The issue of air pollution falls within the most urgent issues of the necessity to implement measures and projects that contribute to reducing it, especially in the eastern region, which hosts the oil and petrochemical industry carried by the northern winds from Ras Tanura and Jubail Industrial City to the rest of the cities and towns of Qatif, Dammam, Khobar and Dhahran. It is hoped that the relevant government agencies in cooperation with major oil companies such as Aramco and SABIC, will seek to develop serious and huge national initiatives similar to what happened in China.
In the northern city of Xi’an in China, an air purifying tower is under construction which is hoped to purify the air within a 10 kilometre radius. The tower collects the polluted air at the bottom and is then burned with solar energy, after which the air rises through layers of filters that purify the air before it is released into the atmosphere.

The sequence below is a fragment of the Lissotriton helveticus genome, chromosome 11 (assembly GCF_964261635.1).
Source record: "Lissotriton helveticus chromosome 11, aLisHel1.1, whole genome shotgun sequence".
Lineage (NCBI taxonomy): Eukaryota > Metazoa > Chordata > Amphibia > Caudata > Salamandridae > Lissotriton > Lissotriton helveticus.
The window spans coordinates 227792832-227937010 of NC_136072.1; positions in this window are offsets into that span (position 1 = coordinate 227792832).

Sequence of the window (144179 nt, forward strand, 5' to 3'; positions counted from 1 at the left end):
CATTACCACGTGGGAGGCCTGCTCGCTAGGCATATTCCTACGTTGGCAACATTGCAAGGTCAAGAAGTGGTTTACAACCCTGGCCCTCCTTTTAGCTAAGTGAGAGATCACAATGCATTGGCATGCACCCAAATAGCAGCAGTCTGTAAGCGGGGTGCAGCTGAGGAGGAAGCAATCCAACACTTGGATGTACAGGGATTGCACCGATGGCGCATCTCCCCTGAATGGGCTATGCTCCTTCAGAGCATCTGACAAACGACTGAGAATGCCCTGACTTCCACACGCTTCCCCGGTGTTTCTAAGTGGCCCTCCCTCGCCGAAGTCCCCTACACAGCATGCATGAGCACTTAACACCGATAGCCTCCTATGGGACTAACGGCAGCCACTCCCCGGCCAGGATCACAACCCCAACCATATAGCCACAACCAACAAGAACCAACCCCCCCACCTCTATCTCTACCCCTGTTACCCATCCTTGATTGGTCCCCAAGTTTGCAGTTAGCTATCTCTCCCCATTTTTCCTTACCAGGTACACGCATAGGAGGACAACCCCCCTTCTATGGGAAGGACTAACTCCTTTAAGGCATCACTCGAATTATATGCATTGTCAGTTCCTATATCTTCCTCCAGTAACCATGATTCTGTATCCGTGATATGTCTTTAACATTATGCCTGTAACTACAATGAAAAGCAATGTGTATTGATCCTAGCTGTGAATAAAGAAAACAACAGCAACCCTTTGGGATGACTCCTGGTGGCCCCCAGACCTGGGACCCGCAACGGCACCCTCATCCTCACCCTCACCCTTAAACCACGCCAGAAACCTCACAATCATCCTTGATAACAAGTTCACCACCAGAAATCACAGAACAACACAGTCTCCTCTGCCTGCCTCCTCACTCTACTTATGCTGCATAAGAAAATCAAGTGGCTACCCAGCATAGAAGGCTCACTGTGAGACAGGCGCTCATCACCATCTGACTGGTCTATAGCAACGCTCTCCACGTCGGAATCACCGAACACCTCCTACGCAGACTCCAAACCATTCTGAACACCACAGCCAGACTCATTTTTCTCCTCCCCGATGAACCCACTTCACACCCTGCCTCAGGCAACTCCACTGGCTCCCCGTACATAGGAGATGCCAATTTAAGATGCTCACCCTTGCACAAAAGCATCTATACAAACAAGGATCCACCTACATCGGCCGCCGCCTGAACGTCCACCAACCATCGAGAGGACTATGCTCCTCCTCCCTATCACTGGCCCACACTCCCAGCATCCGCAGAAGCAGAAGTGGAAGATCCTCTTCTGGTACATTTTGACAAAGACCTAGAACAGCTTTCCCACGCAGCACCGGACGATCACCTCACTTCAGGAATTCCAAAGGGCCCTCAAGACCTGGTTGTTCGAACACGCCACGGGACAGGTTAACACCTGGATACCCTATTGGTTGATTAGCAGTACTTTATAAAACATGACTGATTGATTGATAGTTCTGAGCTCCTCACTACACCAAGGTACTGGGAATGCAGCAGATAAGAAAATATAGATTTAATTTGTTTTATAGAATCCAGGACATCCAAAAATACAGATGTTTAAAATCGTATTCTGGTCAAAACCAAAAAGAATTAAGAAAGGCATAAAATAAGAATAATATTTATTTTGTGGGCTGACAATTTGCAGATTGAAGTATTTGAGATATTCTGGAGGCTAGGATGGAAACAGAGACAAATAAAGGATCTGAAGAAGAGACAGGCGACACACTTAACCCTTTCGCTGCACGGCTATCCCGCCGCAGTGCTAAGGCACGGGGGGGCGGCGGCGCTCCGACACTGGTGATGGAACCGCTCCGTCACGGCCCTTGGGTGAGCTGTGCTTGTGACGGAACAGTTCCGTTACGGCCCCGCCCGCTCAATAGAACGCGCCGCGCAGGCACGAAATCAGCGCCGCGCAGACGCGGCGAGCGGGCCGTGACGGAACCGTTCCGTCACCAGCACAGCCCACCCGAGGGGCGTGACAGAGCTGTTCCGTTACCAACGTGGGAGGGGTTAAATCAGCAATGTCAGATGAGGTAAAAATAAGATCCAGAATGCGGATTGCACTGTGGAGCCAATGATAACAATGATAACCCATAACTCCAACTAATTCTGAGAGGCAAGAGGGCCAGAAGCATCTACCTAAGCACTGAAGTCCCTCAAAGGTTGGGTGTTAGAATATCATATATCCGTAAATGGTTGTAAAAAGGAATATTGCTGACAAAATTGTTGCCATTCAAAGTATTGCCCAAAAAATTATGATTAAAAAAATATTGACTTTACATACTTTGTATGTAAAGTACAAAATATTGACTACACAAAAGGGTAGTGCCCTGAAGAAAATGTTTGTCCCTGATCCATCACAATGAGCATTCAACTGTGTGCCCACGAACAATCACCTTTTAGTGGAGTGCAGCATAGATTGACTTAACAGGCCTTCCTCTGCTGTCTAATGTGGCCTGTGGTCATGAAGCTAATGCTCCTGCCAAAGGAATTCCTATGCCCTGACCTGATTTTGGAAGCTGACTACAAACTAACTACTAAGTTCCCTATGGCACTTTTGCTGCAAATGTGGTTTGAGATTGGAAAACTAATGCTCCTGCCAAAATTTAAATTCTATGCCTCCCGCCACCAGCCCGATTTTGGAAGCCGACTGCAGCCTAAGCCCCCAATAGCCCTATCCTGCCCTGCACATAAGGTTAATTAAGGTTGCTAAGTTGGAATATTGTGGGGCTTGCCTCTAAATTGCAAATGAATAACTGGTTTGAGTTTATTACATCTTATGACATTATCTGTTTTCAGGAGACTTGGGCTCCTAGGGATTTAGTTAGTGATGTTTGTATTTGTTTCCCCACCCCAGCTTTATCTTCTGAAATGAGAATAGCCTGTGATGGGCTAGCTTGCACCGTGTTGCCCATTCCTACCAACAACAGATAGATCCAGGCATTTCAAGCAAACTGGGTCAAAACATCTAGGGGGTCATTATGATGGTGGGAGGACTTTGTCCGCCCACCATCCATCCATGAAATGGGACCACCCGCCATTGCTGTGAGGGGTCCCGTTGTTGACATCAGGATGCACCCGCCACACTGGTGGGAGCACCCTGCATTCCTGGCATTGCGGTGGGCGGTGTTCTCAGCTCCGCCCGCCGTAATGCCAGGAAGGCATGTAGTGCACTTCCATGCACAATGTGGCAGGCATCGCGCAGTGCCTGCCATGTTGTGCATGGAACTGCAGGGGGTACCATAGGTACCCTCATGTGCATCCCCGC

Laws need to be established which compel factory operators to install filters on their exhaust systems. They also need to be relocated well away from residential areas.
The reduction of lead in fuel and making sure that the fuel is burnt completely and not emitting unprocessed chemicals.
Air pollution causes the death of 7 million people annually, including half a million cases in the Middle East, while the organisation attributes that most deaths related to heart disease, strokes, lung cancer and respiratory diseases, including asthma, are mainly caused by air pollution, but that air pollution also affects the growth stages of the human brain.
Carbon monoxide gas: It is the gas that results from the incomplete combustion of fuel, and it has no smell or colour, and its source is car exhaust and wood heaters, and it is one of the most dangerous types of toxic gases.
Carbon dioxide gas: It is the gas that results from the combustion of organic materials such as paper, firewood, and charcoal, and is constantly increasing due to the excessive use of fuel and logging, and it is considered very harmful to humans and the environment.
Nitrogen dioxide gas is produced by the combustion of organic compounds and vehicle exhausts, and its arrival to the ozone layer causes damage to it. Lead: It is present in vehicle fuel, and it comes out of their exhaust and pollutes the air, especially in crowded cities full of cars and other vehicles on a daily basis.